Food stamp recipients in Florida who have questions about a debit-like card will no longer have their questions answered by phone center workers in India.
Many have complained that it’s hard understand the answers given by the heavily accented "Sue" or "Bill," which seems to be every person’s name at the India call centers.
Department of Children and Families Secretary George Sheldon said Friday he has assurances from JPMorgan Chase & Co., which contracts with the state, that calls now going to India are being rerouted to the United States.
"I gather that technologically this is a bigger deal than just flipping a switch. I don't know how long this will take, but the process has begun," Sheldon said.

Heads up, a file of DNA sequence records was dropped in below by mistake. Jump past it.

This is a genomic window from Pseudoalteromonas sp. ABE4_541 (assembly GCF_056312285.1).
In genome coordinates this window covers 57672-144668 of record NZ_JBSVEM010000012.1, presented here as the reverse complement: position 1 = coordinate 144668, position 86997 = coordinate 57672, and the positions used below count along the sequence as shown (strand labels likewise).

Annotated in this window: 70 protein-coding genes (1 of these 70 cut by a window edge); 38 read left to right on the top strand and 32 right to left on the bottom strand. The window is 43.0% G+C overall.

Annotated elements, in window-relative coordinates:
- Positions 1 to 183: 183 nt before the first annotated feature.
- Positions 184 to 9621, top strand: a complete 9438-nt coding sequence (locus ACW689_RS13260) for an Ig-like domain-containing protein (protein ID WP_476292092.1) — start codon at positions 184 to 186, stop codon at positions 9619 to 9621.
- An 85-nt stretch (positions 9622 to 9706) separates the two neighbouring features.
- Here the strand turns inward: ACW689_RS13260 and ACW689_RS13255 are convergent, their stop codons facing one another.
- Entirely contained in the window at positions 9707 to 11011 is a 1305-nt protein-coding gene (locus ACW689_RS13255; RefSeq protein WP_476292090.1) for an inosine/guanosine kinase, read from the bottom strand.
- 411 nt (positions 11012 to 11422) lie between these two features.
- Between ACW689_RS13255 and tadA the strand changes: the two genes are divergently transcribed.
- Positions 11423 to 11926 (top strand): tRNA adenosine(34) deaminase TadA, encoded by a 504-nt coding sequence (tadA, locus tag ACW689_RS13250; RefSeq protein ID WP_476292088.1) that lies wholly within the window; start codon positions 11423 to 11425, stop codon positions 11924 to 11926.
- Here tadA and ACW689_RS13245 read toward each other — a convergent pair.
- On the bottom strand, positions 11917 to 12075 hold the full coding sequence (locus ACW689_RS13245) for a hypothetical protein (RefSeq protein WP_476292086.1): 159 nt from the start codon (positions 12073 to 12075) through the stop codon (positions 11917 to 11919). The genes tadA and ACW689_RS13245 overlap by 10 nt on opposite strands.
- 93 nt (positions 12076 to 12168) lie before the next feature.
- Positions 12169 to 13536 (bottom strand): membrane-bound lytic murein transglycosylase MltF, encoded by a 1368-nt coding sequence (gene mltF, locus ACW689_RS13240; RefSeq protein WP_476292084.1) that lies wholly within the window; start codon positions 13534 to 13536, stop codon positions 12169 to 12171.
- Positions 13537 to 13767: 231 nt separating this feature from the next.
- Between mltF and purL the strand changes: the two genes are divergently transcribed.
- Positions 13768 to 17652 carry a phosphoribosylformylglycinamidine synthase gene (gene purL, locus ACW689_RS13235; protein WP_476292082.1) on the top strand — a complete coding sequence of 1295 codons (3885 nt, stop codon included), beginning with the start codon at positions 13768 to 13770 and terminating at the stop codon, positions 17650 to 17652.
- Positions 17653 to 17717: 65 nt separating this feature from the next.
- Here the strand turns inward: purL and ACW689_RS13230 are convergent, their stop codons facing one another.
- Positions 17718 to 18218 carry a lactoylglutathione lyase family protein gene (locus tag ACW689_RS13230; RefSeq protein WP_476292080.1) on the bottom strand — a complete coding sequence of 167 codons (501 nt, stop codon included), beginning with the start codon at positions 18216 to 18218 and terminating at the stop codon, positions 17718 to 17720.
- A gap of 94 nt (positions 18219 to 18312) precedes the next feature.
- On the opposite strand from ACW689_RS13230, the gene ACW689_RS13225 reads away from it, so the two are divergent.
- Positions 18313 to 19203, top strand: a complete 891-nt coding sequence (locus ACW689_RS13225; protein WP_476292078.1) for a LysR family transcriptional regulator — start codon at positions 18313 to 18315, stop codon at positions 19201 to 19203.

Lawmakers responded quickly after learning earlier this week calls from food stamp recipients calls were going to India.
JPMorgan handles a range of services for the Electronic Benefit Transfer program, including customer service and
administration of the so-called EBT card.
The company uses two call centers in the United States to handle questions for card holders, but uses two call centers in India to handle overflow calls.
Copyright AP - Associated Press